Gov. Scott Walker easily survived his recall election brought on by organized labor in Wisconsin on Tuesday by winning 54 percent of the vote against his Democrat rival, Milwaukee Mayor Tom Barrett who came away with 45 percent.
"First of all, … I want to thank God for His abundant grace. Next, I particularly want to thank not only all of you here, but people all across the state. I want to thank you for your prayers," Walker told supporters.
It was the third time in the nation's history that a sitting governor had to face a recall vote and the election was not confined to Wisconsin, as groups on both sides of the issue saw the race as a preview of what may happen in November.
Early estimates put total spending in the race above $65 million, much of it coming from outside the state.
Although the contest was bitter from beginning to end, Walker offered a conciliatory tone in his remarks when declaring victory.
"The election is over. It's time to move Wisconsin forward," Walker told the crowd gathered at his headquarters. "Tomorrow we are all Wisconsinites."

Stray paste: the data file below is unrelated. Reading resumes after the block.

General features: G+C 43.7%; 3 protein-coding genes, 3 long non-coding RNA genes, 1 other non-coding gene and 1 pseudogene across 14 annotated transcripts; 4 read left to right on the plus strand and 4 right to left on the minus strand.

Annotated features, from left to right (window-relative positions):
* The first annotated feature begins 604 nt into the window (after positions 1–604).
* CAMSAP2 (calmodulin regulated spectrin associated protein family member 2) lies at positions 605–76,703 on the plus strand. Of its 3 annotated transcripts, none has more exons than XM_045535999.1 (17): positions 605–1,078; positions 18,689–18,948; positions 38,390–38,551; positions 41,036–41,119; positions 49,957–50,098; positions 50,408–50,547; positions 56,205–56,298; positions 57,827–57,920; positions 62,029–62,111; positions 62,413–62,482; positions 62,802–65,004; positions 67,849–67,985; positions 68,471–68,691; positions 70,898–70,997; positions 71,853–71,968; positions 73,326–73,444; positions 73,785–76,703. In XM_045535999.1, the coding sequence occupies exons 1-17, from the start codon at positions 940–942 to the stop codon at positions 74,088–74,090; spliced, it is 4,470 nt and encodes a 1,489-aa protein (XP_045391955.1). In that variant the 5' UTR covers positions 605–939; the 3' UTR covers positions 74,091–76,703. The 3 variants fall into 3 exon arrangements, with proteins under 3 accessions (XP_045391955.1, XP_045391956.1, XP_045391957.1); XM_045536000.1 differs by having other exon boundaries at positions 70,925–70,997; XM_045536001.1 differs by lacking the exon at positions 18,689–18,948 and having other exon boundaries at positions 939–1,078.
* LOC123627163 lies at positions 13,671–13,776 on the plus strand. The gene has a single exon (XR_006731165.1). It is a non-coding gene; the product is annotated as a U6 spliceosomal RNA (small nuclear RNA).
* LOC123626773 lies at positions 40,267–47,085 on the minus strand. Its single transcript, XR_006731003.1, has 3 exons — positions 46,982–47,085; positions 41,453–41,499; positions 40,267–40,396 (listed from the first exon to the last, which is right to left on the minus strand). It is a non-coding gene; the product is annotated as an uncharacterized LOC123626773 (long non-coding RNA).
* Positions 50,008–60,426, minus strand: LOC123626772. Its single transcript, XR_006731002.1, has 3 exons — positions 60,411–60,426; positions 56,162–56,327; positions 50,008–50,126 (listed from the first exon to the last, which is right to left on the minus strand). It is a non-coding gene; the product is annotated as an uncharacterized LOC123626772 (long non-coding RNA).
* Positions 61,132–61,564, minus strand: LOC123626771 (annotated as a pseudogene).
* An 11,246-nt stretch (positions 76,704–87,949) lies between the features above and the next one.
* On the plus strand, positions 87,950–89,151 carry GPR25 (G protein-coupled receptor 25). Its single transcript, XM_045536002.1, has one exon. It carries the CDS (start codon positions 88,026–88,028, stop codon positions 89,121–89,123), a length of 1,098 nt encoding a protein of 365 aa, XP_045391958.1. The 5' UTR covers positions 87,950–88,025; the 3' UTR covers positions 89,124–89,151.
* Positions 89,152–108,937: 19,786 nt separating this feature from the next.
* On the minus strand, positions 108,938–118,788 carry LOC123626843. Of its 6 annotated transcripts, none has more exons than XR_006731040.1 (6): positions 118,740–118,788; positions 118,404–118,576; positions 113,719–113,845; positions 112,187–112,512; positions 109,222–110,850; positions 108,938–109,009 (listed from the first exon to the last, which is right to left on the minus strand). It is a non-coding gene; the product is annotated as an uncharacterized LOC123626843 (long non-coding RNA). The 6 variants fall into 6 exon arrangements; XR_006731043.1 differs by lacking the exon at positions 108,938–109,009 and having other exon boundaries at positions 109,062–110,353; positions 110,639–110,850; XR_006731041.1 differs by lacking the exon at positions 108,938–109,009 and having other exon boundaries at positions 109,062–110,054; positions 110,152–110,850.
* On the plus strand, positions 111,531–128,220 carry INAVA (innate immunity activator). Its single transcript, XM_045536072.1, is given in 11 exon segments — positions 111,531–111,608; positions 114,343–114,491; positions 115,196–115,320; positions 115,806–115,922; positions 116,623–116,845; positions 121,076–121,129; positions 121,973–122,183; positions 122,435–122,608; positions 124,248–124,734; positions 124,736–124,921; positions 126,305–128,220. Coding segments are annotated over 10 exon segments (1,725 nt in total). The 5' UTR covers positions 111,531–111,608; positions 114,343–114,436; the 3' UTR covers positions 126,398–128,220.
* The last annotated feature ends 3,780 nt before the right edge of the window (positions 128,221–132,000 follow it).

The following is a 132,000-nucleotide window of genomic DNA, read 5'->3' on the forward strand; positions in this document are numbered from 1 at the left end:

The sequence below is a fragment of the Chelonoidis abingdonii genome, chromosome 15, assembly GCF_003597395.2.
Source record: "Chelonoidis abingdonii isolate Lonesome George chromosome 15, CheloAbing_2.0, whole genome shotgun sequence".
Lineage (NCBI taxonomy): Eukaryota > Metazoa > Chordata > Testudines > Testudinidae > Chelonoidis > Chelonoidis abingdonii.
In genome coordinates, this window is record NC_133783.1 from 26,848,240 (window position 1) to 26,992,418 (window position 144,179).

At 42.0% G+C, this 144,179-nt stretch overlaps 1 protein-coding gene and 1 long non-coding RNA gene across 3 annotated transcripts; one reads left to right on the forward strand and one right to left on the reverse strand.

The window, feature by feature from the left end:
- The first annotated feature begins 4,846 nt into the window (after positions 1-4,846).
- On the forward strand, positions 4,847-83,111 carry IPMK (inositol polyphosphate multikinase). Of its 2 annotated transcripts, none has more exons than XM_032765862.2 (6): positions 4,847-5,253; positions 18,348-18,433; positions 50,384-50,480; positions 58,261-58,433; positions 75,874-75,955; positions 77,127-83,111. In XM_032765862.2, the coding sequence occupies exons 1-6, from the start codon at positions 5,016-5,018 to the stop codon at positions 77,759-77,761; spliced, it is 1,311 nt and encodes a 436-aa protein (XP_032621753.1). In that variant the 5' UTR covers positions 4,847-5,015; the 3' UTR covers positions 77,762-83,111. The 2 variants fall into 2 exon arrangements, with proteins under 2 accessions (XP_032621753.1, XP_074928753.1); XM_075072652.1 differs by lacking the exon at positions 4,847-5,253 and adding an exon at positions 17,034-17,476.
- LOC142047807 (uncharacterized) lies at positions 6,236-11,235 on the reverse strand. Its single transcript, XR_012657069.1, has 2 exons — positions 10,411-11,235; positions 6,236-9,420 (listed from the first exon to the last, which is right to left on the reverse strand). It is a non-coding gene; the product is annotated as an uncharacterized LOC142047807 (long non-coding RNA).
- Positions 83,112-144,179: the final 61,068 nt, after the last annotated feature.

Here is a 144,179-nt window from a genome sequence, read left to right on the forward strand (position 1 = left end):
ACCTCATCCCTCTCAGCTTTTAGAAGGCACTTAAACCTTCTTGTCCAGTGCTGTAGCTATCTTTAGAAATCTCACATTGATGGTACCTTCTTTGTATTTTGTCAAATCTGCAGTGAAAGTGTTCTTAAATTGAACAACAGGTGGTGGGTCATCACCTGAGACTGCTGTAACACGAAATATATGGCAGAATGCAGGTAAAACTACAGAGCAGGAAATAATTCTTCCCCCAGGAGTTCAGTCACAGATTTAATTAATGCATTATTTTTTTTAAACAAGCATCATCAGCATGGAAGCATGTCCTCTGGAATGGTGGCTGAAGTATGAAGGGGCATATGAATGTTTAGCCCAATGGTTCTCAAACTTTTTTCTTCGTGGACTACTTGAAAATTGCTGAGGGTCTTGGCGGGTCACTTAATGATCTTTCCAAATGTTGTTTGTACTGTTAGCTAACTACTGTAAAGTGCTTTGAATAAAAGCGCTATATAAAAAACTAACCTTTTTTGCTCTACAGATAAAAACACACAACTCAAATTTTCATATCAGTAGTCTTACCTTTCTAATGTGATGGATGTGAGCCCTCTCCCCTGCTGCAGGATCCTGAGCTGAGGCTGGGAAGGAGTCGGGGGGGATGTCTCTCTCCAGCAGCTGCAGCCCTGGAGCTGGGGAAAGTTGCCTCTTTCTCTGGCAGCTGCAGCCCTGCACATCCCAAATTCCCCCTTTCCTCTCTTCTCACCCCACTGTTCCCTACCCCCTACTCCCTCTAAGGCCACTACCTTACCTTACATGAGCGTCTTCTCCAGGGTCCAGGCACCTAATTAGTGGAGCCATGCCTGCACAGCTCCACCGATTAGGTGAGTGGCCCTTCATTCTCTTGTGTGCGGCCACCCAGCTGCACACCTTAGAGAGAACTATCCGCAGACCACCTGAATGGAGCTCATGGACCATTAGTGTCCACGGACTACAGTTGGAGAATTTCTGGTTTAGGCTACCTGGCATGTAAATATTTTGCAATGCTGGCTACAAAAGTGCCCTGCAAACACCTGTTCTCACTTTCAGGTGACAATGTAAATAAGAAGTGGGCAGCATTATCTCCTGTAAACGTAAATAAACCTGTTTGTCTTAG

But Barrett's concession comments were less than subtle as he told his supporters to "remain engaged."
"We will continue to fight," said Barrett.
The recall process began soon after Walker and the Republican controlled legislature passed laws that gave cities and school districts the ability to negotiate collective bargaining agreements with labor unions as an effort to cut an estimated $3.6 billion from their budgets. This infuriated the unions that resulted in them obtaining enough signatures to force the recall vote.
The election was seen by many as a litmus test of union strength going into the fall elections.
Mitt Romney, the presumed GOP nominee, quickly weighed in on the election results in his hopes of winning Wisconsin in November against President Obama, who handily won the state in 2008.
"Governor Walker has demonstrated over the past year what sound fiscal policies can do to turn an economy around, and I believe that in November voters across the country will demonstrate that they want the same in Washington," Romney said in a statement.
The race also attracted some big name politicos such as former President Bill Clinton and Republican Gov. Chris Christie of New Jersey.
But the absence of President Obama, who had visited three neighboring states last week, was highly noted by GOP pundits who sought to show the recall vote as a litmus test on Obama's policies. He did, however, send a message via Twitter on Monday night expressing his support for Barrett.
Former Alaska Gov. Sarah Palin wasted little time in noting Obama's absence in the state.
"I think that the Democrats there understand that the president's no show represents the fact that Obama's goose is cooked," Palin told Greta Van Susteren on Fox News Tuesday night.